The strength in commodities helped the benchmark Canadian index do better on Friday than U.S. stocks, which were in the red. "Oil is the single biggest story," said John Stephenson, senior vice president at First Asset Investment Management. "It explains the outperformance of Canada versus the United States." Stephenson said he expects the diminishing spread between the price of Western Canada Select and the West Texas Intermediate crude oil benchmark, as well as a recent rally in oil prices to drive energy stocks. "There's tremendous potential for further gains since you have several factors working in its favor," he said. The Toronto Stock Exchange's S&P/TSX composite index was up 35.86 points, or 0.28 percent, at 12,664.71. Seven of the 10 main sectors on the index were higher.
Canada announced funding to help more women get elected in click here. Middle East and North African nations undertaking democratic reforms.AFP/File OTTAWA (AFP) Canada announced funding Thursday to help more women get elected in Middle East and North African nations undertaking democratic reforms. Two projects being awarded a total of Can$971,200 (US$932,285) include training in campaign management, and coaching candidates on how to get their message across to the electorate. While women are present in national assemblies and legislatures throughout the Middle East and North Africa, Ottawa says their rights and interests are often inadequately addressed. "Women's participation in decision-making processes is essential to ensure that democracies are truly representative of their populations," said Minister of State for Foreign Affairs Lynne Yelich. "Canada will continue to support the development of women's leadership skills and increase their active participation in elections so that more qualified women will be elected.
The forces holding down inflation include material slack in the economy, small wage increases and stronger competition among retail companies, according to the central bank. Its largely what the bank has baked into its forecast, said Dawn Desjardins , assistant chief economist at Royal Bank of Canada in Toronto. Inflation will be upward from here, I dont think its going to go screaming higher, said Desjardins, who predicts the central bank will keep blog url lending rates unchanged until the second half of next year. The Canadian dollar declined 0.1 percent to C$1.0386 per U.S. dollar at 9:34 a.m. in Toronto.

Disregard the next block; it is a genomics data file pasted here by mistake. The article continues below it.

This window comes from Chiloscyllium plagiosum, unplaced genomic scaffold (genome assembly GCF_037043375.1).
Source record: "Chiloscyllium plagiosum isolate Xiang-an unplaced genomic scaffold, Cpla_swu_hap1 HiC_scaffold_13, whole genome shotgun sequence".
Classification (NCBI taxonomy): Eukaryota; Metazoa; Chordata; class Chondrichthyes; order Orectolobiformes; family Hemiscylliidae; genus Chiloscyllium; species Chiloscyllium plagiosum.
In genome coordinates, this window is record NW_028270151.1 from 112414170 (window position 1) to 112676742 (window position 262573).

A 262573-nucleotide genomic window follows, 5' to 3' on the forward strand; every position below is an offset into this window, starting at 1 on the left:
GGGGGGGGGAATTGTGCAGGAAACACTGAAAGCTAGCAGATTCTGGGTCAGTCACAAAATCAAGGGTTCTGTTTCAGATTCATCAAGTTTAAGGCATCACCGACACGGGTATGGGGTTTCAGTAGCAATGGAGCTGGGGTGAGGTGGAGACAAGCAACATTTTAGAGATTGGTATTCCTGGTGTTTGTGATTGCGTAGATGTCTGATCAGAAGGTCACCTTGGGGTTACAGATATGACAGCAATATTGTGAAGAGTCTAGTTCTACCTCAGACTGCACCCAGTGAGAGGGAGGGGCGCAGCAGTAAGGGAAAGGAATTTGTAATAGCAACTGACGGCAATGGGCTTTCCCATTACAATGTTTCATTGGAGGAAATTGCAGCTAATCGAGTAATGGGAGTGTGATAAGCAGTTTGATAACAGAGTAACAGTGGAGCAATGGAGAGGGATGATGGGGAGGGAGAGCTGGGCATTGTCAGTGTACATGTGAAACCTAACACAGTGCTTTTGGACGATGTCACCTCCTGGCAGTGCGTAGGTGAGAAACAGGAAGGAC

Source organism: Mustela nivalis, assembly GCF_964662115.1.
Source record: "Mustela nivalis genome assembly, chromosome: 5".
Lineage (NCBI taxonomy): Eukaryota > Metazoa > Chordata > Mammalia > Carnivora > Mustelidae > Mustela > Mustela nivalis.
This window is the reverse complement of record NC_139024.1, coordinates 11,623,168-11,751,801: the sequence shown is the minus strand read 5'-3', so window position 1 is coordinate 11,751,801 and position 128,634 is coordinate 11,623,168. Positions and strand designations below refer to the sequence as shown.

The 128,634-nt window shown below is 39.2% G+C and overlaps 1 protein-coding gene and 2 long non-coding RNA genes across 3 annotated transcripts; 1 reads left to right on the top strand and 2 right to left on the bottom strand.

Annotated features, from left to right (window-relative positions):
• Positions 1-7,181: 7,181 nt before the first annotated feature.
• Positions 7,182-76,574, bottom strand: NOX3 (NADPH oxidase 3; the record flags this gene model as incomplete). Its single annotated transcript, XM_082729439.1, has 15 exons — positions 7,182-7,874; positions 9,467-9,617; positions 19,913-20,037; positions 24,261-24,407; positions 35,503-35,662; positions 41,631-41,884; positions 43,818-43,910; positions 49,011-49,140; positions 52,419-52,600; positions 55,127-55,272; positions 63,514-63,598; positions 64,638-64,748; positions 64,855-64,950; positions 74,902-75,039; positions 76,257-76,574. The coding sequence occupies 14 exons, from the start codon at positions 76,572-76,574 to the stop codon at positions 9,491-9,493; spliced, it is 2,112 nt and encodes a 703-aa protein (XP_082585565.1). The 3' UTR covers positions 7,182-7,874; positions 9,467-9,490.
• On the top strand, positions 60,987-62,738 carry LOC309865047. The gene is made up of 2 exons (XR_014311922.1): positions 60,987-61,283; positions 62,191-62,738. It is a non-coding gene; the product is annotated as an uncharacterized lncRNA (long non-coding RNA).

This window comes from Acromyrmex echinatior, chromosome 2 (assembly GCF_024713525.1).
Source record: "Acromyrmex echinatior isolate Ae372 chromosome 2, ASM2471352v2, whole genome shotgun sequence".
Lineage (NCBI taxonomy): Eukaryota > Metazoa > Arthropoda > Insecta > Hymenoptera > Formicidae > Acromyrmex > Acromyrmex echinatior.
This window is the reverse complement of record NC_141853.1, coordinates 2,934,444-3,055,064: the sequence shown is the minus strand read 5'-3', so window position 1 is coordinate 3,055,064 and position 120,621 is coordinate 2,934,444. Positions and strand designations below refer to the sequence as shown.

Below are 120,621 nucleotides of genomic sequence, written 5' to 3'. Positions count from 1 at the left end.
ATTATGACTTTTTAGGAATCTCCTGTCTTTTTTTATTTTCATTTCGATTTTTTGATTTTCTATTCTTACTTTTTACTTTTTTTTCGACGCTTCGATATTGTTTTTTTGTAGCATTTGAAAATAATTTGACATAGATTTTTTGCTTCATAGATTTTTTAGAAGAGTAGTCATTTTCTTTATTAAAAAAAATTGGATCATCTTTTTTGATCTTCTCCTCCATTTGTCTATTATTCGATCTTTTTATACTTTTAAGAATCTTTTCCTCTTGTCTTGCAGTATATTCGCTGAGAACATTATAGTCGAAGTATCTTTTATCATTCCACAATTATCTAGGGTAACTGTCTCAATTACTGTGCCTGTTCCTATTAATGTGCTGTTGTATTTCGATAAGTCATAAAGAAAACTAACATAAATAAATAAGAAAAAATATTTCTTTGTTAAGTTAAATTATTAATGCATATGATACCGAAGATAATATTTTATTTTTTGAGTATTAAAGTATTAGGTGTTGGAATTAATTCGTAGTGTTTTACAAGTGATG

Photograph by: Ryan Remiorz, The Canadian Press , Postmedia News The Transportation Safety Board of Canada says original site Transport Canada is making "little or no advancement" in fixing some key safety risks plaguing air, rail and marine transportation. The annual Transportation Safety Board report, tabled in Parliament on Wednesday, highlighted numerous safety concerns and problematic statistics affecting the various modes of transportation, including pipelines, but particularly regarding the aviation industry. "Looking ahead, we want to see a more concerted effort from (Transport Canada) and from our marine, rail, and aviation industries," said the 2012-2013 continue report, submitted to Conservative government House Leader Peter Van Loan on June 19, 2013. "We'll monitor what happens, too, making the results public so that all Canadians can see progress when it's go!! made - and when it isn't."The report's release also coincided with new calls on Friday from the board for an urgent review of rail safety, in the wake of the Lac-Megantic runaway train disaster that claimed dozens of lives earlier this month in the small Quebec town. Transport Minister Lisa Raitt "has directed Transport Canada officials to review these (recommendations) on an expedited basis," spokeswoman Ashley Kelahear said, referring to the board's latest response to the Quebec disaster, calling for a review of measures to secure trains and unattended equipment on tracks. The House of Commons transport committee is also being asked to hold hearings next week on rail safety in response to a request by NDP transport critic Olivia Chow. In terms of pipelines, the board's report listed 173 incidents in 2012, up from 167 in 2011 and well above the five-year average of 116.